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194X

Architecture, Planning, and Consumer Culture on the American Home Front

2009
Author:

Andrew M. Shanken

194X

Rediscovering the visionary designs and idealistic rhetoric of American architecture during World War II

In a major study of American architecture during World War II, Andrew M. Shanken focuses on the culture of anticipation that arose in this period, as out-of-work architects turned their energies from the built to the unbuilt, redefining themselves as planners and creating original designs to excite the public about postwar architecture. Shanken recasts the wartime era as a crucible for the intermingling of modernist architecture.

Andrew Shanken offers a fascinating, compelling, and altogether convincing new lens for understanding the burst of creative and visionary design that accompanied America's engagement in the Second World War. Situating this ephemeral moment in relationship to forgotten economic mantras of the ‘mature economy’ and the end of frontier, Shanken provides a whole new framework for understanding American modernism and a bittersweet analysis of the country's brief faith in a planned future.

Barry Bergdoll

During the Second World War, American architecture was in a state of crisis. The rationing of building materials and restrictions on nonmilitary construction continued the privations that the profession had endured during the Great Depression. At the same time, the dramatic events of the 1930s and 1940s led many architects to believe that their profession—and society itself—would undergo a profound shift once the war ended, with private commissions giving way to centrally planned projects. The magazine Architectural Forum coined the term “194X” to encapsulate this wartime vision of postwar architecture and urbanism.

In a major study of American architecture during World War II, Andrew M. Shanken focuses on the culture of anticipation that arose in this period, as out-of-work architects turned their energies from the built to the unbuilt, redefining themselves as planners and creating original designs to excite the public about postwar architecture. Shanken recasts the wartime era as a crucible for the intermingling of modernist architecture and consumer culture.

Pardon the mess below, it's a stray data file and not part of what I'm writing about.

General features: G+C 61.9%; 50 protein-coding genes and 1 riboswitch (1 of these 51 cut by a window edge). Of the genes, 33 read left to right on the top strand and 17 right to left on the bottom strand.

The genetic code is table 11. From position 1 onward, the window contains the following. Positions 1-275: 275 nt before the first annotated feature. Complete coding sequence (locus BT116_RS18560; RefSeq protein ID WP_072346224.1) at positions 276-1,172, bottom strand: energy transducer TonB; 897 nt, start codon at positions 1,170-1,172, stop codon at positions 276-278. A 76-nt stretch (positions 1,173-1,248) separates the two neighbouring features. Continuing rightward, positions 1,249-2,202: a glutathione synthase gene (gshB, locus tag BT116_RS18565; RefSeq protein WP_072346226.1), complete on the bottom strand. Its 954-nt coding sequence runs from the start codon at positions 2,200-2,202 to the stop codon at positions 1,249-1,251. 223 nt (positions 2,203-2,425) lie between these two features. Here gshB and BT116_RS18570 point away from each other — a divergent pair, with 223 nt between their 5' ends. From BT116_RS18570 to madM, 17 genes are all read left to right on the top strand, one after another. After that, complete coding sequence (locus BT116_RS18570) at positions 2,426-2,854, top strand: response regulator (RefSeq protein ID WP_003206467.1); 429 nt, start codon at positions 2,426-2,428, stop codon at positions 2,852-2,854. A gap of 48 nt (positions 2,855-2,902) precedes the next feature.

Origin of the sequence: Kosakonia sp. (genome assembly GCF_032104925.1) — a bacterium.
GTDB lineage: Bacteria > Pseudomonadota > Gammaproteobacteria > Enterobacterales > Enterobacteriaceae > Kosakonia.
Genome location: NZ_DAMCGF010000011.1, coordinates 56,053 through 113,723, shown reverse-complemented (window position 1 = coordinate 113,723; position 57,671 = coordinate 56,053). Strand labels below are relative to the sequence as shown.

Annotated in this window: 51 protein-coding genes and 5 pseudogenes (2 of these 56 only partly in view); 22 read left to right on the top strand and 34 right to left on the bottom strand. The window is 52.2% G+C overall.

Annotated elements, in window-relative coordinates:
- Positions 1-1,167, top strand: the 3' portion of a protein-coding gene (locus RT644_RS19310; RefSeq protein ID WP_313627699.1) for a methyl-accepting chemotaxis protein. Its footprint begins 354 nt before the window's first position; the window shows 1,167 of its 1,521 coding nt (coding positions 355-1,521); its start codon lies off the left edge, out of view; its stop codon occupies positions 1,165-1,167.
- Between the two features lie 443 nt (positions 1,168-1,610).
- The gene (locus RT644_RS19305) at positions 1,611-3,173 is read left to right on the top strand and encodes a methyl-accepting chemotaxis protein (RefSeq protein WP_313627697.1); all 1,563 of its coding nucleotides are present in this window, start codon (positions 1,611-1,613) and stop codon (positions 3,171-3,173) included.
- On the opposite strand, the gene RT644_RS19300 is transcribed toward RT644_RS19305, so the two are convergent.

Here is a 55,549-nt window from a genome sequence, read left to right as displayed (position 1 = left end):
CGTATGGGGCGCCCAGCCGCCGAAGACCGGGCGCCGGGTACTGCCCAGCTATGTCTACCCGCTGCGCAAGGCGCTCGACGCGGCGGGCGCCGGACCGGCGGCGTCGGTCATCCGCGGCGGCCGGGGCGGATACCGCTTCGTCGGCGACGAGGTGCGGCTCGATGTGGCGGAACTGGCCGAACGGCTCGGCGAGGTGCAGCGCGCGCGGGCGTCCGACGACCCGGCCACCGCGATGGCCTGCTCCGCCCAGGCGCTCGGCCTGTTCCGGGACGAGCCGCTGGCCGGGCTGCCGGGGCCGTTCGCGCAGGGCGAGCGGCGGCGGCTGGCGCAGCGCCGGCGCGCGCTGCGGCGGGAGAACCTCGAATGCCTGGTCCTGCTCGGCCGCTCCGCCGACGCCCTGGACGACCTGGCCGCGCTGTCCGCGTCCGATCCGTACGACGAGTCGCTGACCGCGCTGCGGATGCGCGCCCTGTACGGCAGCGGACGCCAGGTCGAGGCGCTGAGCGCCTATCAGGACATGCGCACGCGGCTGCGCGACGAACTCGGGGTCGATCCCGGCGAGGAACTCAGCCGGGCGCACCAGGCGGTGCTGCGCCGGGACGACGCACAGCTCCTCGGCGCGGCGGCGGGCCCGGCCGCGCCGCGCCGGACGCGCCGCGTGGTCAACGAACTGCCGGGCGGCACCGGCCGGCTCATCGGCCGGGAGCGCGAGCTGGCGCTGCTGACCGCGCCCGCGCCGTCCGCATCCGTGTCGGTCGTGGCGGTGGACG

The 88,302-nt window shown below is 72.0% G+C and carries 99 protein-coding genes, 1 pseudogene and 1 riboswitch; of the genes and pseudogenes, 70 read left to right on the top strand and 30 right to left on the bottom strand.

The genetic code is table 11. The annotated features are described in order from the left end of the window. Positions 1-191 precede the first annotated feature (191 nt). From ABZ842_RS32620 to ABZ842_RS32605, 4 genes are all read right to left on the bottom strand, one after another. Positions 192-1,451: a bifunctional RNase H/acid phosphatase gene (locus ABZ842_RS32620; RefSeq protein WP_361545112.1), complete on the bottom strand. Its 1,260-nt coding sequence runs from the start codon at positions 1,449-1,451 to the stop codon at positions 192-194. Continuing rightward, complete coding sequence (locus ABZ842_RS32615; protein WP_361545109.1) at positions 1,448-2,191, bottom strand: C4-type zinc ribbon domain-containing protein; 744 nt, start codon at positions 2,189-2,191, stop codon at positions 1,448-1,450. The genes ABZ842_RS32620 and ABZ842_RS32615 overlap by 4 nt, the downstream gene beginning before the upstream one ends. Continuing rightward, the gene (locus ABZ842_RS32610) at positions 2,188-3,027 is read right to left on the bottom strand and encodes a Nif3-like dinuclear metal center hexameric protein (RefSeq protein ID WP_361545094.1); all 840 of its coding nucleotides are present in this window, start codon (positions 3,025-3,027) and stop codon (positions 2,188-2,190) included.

Challenging the pervasive idea that corporate capitalism corrupted the idealism of modernist architecture in the postwar era, 194X shows instead that architecture’s wartime partnership with corporate America was founded on shared anxieties and ideals. Business and architecture were brought together in innovative ways, as shown by Shanken’s persuasive reading of magazine advertisements for Revere Copper and Brass, U.S. Gypsum, General Electric, and other companies that prominently featured the work of leading progressive architects, including Louis I. Kahn, Eero Saarinen, and Walter Gropius.

Although the unexpected prosperity of the postwar era made the architecture of 194X obsolete before it could be built and led to its exclusion from the story of twentieth-century American architecture, Shanken makes clear that its anticipatory rhetoric and designs played a crucial role in the widespread acceptance of modernist architecture.

194X

Andrew M. Shanken is assistant professor of architectural history at the University of California, Berkeley. His work has appeared in numerous publications, including Art Bulletin, Design Issues, Landscape, Places and Planning Perspectives

194X